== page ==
It is possible to agree that Saddam Hussein is a cruel, bloodthirsty ruler and still doubt the wisdom of a war that has the goal of removing him. No one is asking how Iraq suddenly became the world's greatest threat after years in which the defense establishment in Israel claimed that the greatest danger to this country is Iran. How do we reconcile the contradiction between the many voices of reassurance that are being heard in Israel about Iraq (the previous director of Military Intelligence, Amos Malka, said he is more concerned about traffic accidents) with the need to strike at Iraq because of the tremendous danger it poses? Are we talking about a preventive war? What will happen if the U.S. fails and turns tail, in the wake of heavy losses, as it did in Somalia? Saddam will become even stronger. Is he the only brutal leader in the world? What is the course of the obsession that the president of the U.S. has developed about him? And why not give the United Nations another fair chance to resolve the problem? Why does Israel have to be party to this joie de guerre?

The latest example of a war prosecuted by the United States offers little encouragement: Osama bin Laden is apparently still alive, more than 3,000 people, most of them civilians, were killed in Afghanistan and Al-Qaida continues to weave its webs all over the world. Was the war in Afghanistan worthwhile? Smart? Just? How is it different from the war that is now looming? It is self-evident that the U.S. is Israel's most important ally and that this obliges Israel to take a particular position, but not even America could have prevented a critical debate in the country that is known as the only democracy in the Middle East.

The automatic way Israeli opinion is formulated
as if the public follows the government blindly
should be a source of worry to everyone.

It turns out that Israel no longer has a meaningful left,
as do all other Western countries.
There is no popular opposition and no one is speaking out.
And that may prove more dangerous for Israel than the looming war against Iraq.

Endnote 149

Group Urges Pro-Israel Leaders’ Silence on Iraq

by Dana Milbank

Copyright The Washington Post Company Nov 27, 2002

A group of U.S. political consultants has sent pro-Israel leaders a memo
urging them to keep quiet
while the Bush administration pursues a possible war with Iraq.

The six-page memo was sent by the Israel Project, a group funded by American Jewish organizations and individual donors. Its authors said the main audience was American Jewish leaders, but much of the memo's language is directed toward Israelis, urging them to play down the likelihood Israel would retaliate after an Iraqi attack and asking them not to lecture Americans about the Middle East conflict.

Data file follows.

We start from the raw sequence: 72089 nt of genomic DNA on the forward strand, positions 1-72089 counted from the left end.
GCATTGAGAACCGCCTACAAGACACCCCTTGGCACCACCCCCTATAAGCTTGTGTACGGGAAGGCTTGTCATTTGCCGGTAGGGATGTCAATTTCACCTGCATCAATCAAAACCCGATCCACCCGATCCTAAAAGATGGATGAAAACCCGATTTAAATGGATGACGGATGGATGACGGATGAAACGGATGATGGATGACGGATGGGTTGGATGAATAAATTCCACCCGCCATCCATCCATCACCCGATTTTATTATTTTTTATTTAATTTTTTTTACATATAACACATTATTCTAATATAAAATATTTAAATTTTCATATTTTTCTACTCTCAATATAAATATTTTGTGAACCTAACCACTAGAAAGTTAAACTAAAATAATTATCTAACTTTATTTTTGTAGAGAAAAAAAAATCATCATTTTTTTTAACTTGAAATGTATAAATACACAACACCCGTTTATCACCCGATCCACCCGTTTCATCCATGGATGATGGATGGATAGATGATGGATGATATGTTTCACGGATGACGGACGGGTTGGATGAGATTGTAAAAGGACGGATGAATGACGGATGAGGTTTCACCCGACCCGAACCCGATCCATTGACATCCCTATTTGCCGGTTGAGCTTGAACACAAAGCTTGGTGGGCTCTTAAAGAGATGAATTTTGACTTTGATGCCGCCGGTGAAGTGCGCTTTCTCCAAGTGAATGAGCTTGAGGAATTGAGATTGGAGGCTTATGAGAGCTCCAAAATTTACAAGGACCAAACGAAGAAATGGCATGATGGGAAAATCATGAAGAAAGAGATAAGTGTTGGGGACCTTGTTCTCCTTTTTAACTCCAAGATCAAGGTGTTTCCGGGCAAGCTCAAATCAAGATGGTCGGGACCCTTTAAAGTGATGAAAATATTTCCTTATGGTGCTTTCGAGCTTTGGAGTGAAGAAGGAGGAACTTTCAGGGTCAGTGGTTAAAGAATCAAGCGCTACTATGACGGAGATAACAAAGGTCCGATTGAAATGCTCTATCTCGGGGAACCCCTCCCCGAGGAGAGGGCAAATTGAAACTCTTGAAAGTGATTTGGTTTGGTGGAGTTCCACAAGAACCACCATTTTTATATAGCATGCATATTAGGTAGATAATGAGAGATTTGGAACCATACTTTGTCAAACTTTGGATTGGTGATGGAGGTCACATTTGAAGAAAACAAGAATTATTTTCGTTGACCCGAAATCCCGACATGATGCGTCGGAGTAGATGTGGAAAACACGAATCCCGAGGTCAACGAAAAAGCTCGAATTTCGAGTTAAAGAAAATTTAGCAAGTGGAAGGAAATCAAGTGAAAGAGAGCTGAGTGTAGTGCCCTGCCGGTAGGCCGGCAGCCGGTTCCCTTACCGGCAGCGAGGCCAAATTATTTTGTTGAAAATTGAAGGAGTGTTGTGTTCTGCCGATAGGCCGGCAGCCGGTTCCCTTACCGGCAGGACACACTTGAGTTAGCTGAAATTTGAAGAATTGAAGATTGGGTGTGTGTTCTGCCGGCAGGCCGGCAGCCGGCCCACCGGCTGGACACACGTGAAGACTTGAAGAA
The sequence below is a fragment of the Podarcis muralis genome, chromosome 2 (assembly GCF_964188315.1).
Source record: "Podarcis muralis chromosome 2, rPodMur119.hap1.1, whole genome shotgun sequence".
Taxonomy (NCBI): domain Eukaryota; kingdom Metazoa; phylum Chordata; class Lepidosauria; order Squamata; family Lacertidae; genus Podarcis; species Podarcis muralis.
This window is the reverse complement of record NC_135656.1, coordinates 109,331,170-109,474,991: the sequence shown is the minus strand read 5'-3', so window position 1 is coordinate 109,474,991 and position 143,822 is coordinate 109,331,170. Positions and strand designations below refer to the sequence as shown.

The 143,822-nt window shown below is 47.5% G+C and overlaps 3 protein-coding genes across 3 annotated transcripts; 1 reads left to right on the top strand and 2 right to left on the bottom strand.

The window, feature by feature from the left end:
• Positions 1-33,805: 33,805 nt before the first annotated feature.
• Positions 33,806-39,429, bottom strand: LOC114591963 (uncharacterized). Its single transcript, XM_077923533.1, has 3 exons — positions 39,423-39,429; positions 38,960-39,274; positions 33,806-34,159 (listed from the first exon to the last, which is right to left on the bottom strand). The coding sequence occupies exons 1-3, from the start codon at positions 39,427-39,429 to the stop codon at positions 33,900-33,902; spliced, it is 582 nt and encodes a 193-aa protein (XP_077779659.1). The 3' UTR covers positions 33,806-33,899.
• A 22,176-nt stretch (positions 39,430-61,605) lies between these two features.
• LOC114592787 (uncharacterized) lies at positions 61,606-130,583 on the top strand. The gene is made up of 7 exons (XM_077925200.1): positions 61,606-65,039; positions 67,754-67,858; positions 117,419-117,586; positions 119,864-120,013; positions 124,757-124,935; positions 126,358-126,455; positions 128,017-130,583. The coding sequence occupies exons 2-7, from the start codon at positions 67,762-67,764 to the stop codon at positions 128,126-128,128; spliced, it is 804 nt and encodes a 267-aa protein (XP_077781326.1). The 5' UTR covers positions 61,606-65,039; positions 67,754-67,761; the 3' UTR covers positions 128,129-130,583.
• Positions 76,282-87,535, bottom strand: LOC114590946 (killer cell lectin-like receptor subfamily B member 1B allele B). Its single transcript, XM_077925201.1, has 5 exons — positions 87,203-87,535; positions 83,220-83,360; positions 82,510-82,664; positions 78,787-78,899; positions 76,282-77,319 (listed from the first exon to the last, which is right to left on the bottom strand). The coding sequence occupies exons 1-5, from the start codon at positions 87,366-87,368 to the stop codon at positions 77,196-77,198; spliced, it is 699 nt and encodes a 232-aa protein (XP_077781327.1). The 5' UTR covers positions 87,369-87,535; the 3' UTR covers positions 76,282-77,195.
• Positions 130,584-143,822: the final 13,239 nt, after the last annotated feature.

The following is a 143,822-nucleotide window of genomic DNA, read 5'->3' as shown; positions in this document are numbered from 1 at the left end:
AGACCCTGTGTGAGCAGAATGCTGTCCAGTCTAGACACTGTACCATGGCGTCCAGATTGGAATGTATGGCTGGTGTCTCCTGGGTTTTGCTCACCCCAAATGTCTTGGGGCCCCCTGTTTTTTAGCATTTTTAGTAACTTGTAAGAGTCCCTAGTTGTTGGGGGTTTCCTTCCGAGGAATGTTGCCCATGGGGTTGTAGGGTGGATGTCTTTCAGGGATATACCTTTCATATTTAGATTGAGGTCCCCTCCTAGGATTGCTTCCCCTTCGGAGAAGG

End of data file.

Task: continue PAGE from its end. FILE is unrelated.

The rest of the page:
The memo reflects a concern that involvement by Israel in a U.S.- Iraq confrontation could hurt Israel's standing in American public opinion and undermine international support for a hard line against Iraqi President Saddam Hussein.

"Let American politicians fight it out on the floor of Congress and in the media," the memo said. "Let the nations of the world argue in front of the U.N. Your silence allows everyone to focus on Iraq rather than Israel."

The memo, meant to guide pro-Israel leaders' statements before and during possible hostilities with Iraq, is the latest contribution to an international public relations battle that has shadowed the diplomatic maneuvers involving Iraq and the Middle East. The United States has launched an "information" effort to boost the image of the United States in the Arab and Muslim worlds.

Saudi Arabia has spent millions of dollars to improve its public image in the United States. The kingdom has hired political consultants and advertising specialists and charged them with reversing damage resulting from the knowledge that 15 of the 19 hijackers on Sept. 11, 2001, were Saudis.

An Israeli diplomat in Washington said the Israeli government did not request or fund the efforts of the Israel Project and that Israeli leaders were unlikely to follow all the advice. "These are professional public relations people," the diplomat said. "There's also a political-diplomatic side."

The Iraq memo was issued in the past few weeks and labeled "confidential property of the Israel Project," which is led by Democratic consultant Jennifer Laszlo Mizrahi with help from Democratic pollster Stan Greenberg and Republican pollsters Neil Newhouse and Frank Luntz. Several of the consultants have advised Israeli politicians, and the group aired a pro-Israel ad earlier this year.

"If your goal is regime change, you must be much more careful with your language because of the potential backlash," said the memo, titled "Talking About Iraq." It added: "You do not want Americans to believe that the war on Iraq is being waged to protect Israel rather than to protect America."

In particular, the memo urged Israelis to pipe down about the possibility of Israel responding to an Iraqi attack. "Such certainty may be Israeli policy, but asserting it publicly and so overtly will not sit well with a majority of Americans because it suggests a pre- determined outcome rather than a measured approach," it said. The memo cautioned: "There is the feeling that Israel has NOT done all it could to bring about peace in the Middle East so don't try to change public opinion in the middle of a war."